Benghazi: Fake Resignations at the State Department?


aclj 10I truly hope this report isn’t accurate:

The four officials supposedly out of jobs because of their blunders in the run-up to the deadly Benghazi terror attack remain on the State Department payroll — and will all be back to work soon, The Post has learned.

The highest-ranking official caught up in the scandal, Assistant Secretary of State Eric Boswell, has not “resigned” from government service, as officials said last week. He is just switching desks. And the other three are simply on administrative leave and are expected back.

The four were made out to be sacrificial lambs in the wake of a scathing report issued last week that found that the US compound in Benghazi, Libya, was left vulnerable to attack because of “grossly inadequate” security.

If this is true, then we would have to add yet another failure to the Benghazi scandal. The administration failed to adequately protect its diplomatic compound in spite of repeated warnings (and even attacks), it failed to adequately respond the night the compound was overrun, and it failed to tell the truth for weeks following the attack. Is it now failing to hold anyone effectively accountable for the disaster of September 11, 2012?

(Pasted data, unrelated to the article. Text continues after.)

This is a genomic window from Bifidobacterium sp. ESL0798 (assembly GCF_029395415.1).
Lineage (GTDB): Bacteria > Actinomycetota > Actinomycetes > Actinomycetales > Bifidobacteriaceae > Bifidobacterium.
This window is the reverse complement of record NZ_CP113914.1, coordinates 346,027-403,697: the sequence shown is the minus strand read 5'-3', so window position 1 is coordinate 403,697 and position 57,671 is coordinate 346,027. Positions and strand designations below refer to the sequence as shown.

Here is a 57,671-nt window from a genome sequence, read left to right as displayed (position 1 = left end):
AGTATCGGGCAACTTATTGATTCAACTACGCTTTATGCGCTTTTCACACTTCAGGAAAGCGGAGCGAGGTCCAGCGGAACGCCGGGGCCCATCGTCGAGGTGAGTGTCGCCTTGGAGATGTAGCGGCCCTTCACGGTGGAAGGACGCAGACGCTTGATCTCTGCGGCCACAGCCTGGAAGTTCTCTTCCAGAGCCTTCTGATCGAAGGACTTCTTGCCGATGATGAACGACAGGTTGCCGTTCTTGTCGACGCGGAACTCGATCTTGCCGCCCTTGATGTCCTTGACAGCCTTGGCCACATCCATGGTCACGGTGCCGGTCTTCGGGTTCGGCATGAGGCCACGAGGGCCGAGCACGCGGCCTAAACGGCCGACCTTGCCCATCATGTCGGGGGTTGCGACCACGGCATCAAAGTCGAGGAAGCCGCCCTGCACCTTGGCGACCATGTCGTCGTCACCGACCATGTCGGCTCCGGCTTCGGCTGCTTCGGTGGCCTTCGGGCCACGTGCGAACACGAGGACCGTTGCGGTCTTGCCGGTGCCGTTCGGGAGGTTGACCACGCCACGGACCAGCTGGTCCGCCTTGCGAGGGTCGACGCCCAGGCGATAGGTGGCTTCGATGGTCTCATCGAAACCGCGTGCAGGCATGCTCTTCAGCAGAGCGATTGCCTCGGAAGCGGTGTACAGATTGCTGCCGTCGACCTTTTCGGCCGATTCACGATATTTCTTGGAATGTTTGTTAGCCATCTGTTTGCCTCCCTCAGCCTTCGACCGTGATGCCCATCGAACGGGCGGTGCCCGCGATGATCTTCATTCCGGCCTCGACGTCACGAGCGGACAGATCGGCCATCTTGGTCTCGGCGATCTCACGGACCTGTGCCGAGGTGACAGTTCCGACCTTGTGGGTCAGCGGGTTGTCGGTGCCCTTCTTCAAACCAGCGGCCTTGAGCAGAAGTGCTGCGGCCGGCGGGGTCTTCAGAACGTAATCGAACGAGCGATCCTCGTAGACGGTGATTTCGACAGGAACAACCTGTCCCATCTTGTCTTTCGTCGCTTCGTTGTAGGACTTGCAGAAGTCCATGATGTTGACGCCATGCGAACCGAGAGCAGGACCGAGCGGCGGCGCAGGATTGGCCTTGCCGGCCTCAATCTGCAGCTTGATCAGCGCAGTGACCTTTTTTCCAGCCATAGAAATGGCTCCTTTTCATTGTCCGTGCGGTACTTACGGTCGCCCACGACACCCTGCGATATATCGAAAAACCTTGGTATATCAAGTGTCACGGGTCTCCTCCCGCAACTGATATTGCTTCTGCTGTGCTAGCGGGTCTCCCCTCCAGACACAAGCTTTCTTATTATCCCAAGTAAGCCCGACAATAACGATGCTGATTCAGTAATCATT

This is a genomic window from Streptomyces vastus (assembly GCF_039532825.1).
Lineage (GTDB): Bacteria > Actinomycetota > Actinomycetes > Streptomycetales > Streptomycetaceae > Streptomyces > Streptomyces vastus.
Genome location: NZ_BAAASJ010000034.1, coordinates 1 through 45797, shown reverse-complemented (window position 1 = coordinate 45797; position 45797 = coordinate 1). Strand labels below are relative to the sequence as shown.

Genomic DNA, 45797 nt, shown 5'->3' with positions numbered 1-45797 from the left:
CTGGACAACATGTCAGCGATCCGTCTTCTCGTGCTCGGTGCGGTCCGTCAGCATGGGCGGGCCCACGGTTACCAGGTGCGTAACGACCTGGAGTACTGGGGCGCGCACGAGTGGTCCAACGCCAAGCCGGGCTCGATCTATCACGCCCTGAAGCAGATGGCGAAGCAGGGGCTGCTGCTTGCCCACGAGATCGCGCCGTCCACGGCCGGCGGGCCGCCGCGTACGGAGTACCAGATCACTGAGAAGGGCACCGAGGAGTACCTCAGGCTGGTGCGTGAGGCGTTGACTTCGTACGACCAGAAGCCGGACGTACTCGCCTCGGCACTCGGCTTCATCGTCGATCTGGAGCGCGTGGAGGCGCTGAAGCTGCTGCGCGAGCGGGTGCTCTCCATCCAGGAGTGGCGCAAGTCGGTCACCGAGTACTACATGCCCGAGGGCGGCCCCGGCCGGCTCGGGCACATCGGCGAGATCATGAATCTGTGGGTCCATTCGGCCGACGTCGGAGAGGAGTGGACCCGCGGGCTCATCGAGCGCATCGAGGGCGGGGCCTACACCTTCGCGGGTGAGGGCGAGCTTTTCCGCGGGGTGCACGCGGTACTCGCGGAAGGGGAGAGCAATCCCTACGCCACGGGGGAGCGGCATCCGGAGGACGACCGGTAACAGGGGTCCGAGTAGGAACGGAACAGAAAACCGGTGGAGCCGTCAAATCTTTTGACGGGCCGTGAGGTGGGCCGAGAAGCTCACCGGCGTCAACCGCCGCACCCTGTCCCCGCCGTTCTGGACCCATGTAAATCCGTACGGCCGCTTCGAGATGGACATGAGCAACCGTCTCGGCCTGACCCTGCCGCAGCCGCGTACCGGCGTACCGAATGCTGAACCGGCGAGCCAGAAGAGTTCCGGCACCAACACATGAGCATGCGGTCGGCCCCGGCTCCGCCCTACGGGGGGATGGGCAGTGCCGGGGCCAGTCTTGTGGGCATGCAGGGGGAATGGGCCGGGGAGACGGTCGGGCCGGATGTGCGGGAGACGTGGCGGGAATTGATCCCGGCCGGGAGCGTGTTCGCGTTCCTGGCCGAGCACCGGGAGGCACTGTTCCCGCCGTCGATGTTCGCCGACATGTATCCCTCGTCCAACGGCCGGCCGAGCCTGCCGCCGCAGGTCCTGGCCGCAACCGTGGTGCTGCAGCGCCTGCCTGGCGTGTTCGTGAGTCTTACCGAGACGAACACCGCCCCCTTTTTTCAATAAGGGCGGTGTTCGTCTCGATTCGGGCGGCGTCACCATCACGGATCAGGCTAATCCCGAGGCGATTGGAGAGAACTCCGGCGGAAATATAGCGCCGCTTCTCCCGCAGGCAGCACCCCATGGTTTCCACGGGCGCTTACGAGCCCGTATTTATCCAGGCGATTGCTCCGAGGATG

Resigning in the face of obvious failure is an honorable act by those who aspire to true “public service.” That we’ve had to wait this long — and for faux resignations, perhaps — is a sad comment on the character of our bureaucracy. And, yes, I know this is a bipartisan pattern dating back to the previous administration (and before). When honor demands a certain action, we are becoming increasingly accustomed to public servants who do the opposite.

This article appeared first at and National Review Online.

David French is a Senior Counsel for the ACLJ. A Kentucky native, David is a 1994 graduate (cum laude) of Harvard Law School in Cambridge, Massachusetts and a 1991 graduate (summa cum laude, valedictorian) of Lipscomb University in Nashville, Tennessee. David has been a commercial litigation partner for a large law firm, taught at Cornell Law School, served as president of the Foundation for Individual Rights in Education (FIRE), and currently serves as a Senior Counsel at the American Center for Law and Justice. He is the author of multiple books, including A Season for Justice: Defending the Rights of the Christian Home, Church, and School and the upcoming Home and Away: The Story of Family in a Time of War.

Used with the permission of the American Center for Law and Justice.